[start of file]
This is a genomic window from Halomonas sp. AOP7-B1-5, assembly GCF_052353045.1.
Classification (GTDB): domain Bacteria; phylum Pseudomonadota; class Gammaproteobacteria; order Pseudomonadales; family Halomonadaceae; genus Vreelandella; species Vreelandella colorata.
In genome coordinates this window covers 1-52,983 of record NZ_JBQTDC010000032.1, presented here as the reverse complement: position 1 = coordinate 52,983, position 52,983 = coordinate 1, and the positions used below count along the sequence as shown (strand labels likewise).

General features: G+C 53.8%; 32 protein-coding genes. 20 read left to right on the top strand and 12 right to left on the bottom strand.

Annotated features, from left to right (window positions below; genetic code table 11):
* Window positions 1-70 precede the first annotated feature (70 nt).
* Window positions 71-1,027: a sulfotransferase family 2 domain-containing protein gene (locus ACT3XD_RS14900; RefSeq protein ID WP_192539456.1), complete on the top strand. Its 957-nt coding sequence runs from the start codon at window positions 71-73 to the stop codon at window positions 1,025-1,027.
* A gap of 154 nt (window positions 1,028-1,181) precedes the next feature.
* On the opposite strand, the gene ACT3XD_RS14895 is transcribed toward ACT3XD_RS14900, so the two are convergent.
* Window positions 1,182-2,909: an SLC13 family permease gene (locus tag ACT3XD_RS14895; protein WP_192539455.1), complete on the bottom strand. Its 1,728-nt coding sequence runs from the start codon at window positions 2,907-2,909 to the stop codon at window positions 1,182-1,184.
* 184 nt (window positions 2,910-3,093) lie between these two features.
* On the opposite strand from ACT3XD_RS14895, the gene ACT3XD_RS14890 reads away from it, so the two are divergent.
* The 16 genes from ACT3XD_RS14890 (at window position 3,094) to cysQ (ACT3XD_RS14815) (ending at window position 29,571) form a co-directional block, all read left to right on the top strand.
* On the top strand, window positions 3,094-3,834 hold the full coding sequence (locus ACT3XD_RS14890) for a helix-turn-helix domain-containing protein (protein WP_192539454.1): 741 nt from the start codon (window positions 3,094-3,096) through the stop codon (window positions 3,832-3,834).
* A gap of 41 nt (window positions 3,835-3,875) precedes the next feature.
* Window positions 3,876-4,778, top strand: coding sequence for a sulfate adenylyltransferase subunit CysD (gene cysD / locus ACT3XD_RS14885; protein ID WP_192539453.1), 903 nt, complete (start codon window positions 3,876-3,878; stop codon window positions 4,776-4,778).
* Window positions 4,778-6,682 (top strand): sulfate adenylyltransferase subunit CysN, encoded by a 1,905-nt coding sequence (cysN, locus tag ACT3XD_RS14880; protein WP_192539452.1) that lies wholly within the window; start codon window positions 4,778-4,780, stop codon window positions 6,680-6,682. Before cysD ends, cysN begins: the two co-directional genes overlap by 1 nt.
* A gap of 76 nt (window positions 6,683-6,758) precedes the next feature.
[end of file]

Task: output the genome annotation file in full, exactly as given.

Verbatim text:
This is a genomic window from Halomonas sp. AOP7-B1-5, assembly GCF_052353045.1.
Classification (GTDB): domain Bacteria; phylum Pseudomonadota; class Gammaproteobacteria; order Pseudomonadales; family Halomonadaceae; genus Vreelandella; species Vreelandella colorata.
In genome coordinates this window covers 1-52,983 of record NZ_JBQTDC010000032.1, presented here as the reverse complement: position 1 = coordinate 52,983, position 52,983 = coordinate 1, and the positions used below count along the sequence as shown (strand labels likewise).

General features: G+C 53.8%; 32 protein-coding genes. 20 read left to right on the top strand and 12 right to left on the bottom strand.

Annotated features, from left to right (window positions below; genetic code table 11):
* Window positions 1-70 precede the first annotated feature (70 nt).
* Window positions 71-1,027: a sulfotransferase family 2 domain-containing protein gene (locus ACT3XD_RS14900; RefSeq protein ID WP_192539456.1), complete on the top strand. Its 957-nt coding sequence runs from the start codon at window positions 71-73 to the stop codon at window positions 1,025-1,027.
* A gap of 154 nt (window positions 1,028-1,181) precedes the next feature.
* On the opposite strand, the gene ACT3XD_RS14895 is transcribed toward ACT3XD_RS14900, so the two are convergent.
* Window positions 1,182-2,909: an SLC13 family permease gene (locus tag ACT3XD_RS14895; protein WP_192539455.1), complete on the bottom strand. Its 1,728-nt coding sequence runs from the start codon at window positions 2,907-2,909 to the stop codon at window positions 1,182-1,184.
* 184 nt (window positions 2,910-3,093) lie between these two features.
* On the opposite strand from ACT3XD_RS14895, the gene ACT3XD_RS14890 reads away from it, so the two are divergent.
* The 16 genes from ACT3XD_RS14890 (at window position 3,094) to cysQ (ACT3XD_RS14815) (ending at window position 29,571) form a co-directional block, all read left to right on the top strand.
* On the top strand, window positions 3,094-3,834 hold the full coding sequence (locus ACT3XD_RS14890) for a helix-turn-helix domain-containing protein (protein WP_192539454.1): 741 nt from the start codon (window positions 3,094-3,096) through the stop codon (window positions 3,832-3,834).
* A gap of 41 nt (window positions 3,835-3,875) precedes the next feature.
* Window positions 3,876-4,778, top strand: coding sequence for a sulfate adenylyltransferase subunit CysD (gene cysD / locus ACT3XD_RS14885; protein ID WP_192539453.1), 903 nt, complete (start codon window positions 3,876-3,878; stop codon window positions 4,776-4,778).
* Window positions 4,778-6,682 (top strand): sulfate adenylyltransferase subunit CysN, encoded by a 1,905-nt coding sequence (cysN, locus tag ACT3XD_RS14880; protein WP_192539452.1) that lies wholly within the window; start codon window positions 4,778-4,780, stop codon window positions 6,680-6,682. Before cysD ends, cysN begins: the two co-directional genes overlap by 1 nt.
* A gap of 76 nt (window positions 6,683-6,758) precedes the next feature.